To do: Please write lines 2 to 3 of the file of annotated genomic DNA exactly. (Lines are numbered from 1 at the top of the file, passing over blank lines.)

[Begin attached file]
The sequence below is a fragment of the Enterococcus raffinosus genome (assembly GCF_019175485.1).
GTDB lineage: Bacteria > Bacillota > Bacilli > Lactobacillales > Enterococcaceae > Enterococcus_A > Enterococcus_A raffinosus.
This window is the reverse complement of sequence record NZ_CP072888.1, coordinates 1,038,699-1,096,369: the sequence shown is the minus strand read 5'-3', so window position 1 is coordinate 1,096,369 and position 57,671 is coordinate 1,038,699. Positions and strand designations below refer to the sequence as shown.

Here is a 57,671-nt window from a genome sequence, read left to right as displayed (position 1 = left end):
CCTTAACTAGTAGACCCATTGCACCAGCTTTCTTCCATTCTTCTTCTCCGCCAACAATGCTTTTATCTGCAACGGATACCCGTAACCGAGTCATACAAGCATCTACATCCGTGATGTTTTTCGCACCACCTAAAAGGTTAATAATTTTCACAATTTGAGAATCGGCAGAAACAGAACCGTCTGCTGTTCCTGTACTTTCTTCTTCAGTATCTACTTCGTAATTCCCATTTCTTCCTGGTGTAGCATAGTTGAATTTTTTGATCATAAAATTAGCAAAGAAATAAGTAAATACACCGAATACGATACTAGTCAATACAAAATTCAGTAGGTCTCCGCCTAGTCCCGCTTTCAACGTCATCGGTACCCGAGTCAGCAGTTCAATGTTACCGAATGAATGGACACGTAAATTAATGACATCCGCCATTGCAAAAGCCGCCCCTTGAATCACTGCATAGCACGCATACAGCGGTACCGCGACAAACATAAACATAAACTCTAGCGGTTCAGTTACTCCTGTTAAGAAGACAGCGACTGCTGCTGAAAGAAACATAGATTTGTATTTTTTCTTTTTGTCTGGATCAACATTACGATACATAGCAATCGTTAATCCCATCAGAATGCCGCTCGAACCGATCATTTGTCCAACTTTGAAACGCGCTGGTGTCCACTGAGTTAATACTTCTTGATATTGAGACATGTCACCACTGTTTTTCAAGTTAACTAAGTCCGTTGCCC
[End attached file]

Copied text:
GTDB lineage: Bacteria > Bacillota > Bacilli > Lactobacillales > Enterococcaceae > Enterococcus_A > Enterococcus_A raffinosus.
This window is the reverse complement of sequence record NZ_CP072888.1, coordinates 1,038,699-1,096,369: the sequence shown is the minus strand read 5'-3', so window position 1 is coordinate 1,096,369 and position 57,671 is coordinate 1,038,699. Positions and strand designations below refer to the sequence as shown.